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NCJ Number: 239687 Find in a Library
Title: Victimization and Trauma Experienced by Children and Youth: Implications for Legal Advocates
Author(s): Lisa Pilnik J.D.; Jessica R. Kendall J.D.
Date Published: September 2012
Page Count: 16
Sponsoring Agency: Office of Juvenile Justice and Delinquency Prevention
Washington, DC 20531
Safe Start Center
North Bethesda, MD 20852
Sale Source: Safe Start Center
5515 Security Lane, Suite 800
North Bethesda, MD 20852
United States of America
Document: PDF
Type: Report (Technical Assistance)
Format: Document; Document (Online)
Language: English
Country: United States of America
Annotation: After discussing the nature and impact of early childhood trauma on subsequent behavior, this paper draws implications for the justice system’s processing of juvenile cases, with attention to policy reforms that promote “trauma-informed” legal practice.
Abstract: Numerous studies have determined that a large number of children have witnessed or experienced violence in their homes or communities and that these experiences are linked to negative outcomes later in life. In some cases, exposure to violence results in post-traumatic stress disorder (PTSD), whose symptoms can include strong reactions to reminders of the trauma or loss they experienced; avoiding places, people or other stimuli associated with past trauma; feeling detached or estranged from other people; difficulty in concentrating; difficulty in trusting or feeling secure with parents and other caregivers; and emotional disorders that may include depression and anxiety. Legal advocates, judges, and court staff have an important role to play in ensuring that children’s mental health needs, including those related to trauma, are met. Juvenile case processing should include screening for past trauma and exposure to violence. Toward this end, this paper lists selected screening and assessment instruments. Several court jurisdictions and child welfare/juvenile justice programs are focusing on trauma using evidence-supported and promising practices for screening, assessment, and treatment. In most cases, the assessment and interventions discussed are used in the delinquency system only after a young person has been adjudicated. A major section of this paper identifies and discusses considerations related to the development of a trauma-informed legal practice. The paper concludes with recommendations for policy reforms that promote trauma-informed legal practice. Also included are evidence-supported and promising interventions developed for children and youth exposed to violence. Listings of resources and references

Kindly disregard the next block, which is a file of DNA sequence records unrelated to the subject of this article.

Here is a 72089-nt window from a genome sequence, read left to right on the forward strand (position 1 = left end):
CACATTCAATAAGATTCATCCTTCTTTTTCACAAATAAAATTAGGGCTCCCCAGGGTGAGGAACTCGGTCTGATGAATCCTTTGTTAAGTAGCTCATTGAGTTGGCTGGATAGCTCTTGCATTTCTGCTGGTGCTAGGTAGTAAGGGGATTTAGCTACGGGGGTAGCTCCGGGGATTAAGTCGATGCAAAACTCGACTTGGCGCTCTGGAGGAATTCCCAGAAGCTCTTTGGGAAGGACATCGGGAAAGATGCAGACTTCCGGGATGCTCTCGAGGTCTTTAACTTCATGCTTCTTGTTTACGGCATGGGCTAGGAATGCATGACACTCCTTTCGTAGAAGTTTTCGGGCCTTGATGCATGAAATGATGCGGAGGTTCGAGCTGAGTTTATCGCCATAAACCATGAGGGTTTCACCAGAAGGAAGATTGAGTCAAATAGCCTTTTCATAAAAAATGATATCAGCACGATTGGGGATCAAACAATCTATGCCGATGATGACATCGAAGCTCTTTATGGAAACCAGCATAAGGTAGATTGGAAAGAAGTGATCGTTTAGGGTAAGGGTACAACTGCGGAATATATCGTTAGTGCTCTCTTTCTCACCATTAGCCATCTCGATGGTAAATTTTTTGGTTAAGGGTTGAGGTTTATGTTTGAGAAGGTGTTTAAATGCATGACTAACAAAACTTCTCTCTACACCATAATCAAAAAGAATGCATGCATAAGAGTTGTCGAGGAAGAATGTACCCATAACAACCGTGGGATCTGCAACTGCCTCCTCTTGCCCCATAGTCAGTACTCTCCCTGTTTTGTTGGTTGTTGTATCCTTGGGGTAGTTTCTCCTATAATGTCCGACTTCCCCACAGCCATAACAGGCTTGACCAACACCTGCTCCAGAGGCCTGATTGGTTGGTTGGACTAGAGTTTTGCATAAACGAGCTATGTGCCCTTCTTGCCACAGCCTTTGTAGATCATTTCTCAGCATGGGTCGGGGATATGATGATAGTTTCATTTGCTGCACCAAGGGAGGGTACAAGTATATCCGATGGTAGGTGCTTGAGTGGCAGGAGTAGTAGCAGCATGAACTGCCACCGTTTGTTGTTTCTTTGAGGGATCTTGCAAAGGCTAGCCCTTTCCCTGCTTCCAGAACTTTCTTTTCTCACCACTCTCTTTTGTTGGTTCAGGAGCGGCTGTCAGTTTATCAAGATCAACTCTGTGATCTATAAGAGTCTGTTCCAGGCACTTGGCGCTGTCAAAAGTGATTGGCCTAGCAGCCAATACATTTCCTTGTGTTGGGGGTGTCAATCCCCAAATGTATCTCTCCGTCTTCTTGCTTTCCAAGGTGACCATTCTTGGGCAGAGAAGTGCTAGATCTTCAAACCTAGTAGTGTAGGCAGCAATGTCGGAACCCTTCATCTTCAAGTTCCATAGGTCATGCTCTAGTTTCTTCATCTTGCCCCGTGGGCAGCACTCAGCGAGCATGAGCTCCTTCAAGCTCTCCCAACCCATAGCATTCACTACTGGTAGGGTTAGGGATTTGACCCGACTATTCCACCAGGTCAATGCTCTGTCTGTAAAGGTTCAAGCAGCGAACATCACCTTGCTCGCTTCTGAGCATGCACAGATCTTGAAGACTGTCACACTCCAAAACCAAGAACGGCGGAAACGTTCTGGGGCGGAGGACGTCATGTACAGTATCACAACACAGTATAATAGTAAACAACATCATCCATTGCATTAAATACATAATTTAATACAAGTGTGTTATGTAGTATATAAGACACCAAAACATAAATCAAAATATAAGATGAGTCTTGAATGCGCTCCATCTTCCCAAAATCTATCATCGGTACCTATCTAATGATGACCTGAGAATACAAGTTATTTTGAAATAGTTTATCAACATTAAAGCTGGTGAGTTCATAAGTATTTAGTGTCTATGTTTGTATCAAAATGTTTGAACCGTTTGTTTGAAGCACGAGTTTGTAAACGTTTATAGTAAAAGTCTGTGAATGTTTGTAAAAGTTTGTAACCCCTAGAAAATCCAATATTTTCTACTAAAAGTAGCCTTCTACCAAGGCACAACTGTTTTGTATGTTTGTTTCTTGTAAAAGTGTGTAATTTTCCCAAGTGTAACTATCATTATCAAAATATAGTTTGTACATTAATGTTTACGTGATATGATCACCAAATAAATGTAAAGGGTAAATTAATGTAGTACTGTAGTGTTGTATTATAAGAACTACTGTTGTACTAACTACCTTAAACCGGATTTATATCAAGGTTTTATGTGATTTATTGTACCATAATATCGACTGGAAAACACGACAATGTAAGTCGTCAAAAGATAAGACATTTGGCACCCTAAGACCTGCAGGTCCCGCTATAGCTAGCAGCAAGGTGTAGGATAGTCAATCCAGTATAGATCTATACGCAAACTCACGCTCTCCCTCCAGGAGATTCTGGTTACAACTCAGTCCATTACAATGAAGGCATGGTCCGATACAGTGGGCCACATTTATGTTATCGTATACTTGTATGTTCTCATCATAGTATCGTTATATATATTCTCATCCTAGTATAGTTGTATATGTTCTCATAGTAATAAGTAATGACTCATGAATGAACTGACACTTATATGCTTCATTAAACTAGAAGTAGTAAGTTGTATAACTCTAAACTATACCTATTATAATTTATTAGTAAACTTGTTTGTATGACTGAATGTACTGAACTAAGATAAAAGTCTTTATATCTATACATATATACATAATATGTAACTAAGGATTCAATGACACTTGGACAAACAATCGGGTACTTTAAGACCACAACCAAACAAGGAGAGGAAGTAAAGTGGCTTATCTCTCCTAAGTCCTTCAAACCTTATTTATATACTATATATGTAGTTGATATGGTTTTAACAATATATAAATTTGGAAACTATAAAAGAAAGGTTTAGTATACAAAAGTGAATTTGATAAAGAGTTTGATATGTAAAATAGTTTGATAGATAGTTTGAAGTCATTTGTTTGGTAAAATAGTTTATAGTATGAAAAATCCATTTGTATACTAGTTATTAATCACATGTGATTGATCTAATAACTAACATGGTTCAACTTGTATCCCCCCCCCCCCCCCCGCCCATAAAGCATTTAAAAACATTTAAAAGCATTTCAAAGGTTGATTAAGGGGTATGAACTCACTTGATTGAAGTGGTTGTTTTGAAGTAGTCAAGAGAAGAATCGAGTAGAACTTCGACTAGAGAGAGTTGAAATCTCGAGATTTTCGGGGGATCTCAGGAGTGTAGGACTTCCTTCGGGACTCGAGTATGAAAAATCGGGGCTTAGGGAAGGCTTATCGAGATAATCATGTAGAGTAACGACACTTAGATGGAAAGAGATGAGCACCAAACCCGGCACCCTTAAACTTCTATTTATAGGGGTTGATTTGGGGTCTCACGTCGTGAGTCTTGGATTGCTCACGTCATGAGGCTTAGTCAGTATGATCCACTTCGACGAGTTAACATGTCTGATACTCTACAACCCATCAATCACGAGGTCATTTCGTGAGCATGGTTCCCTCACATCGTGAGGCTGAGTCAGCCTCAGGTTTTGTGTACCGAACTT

Main Term(s): Juvenile delinquency factors
Index Term(s): Child abuse as delinquency factor; Diagnostic and reception processing; Juvenile processing; Juvenile psychological evaluation; Long term health effects of child abuse; Post-trauma stress disorder (PTSD); Psychological causes of delinquency; Victims of violent crime
Note: Safe Start Center Series on Children Exposed to Violence, Issue Brief #7
To cite this abstract, use the following link:
http://www.ncjrs.gov/App/publications/abstract.aspx?ID=261753

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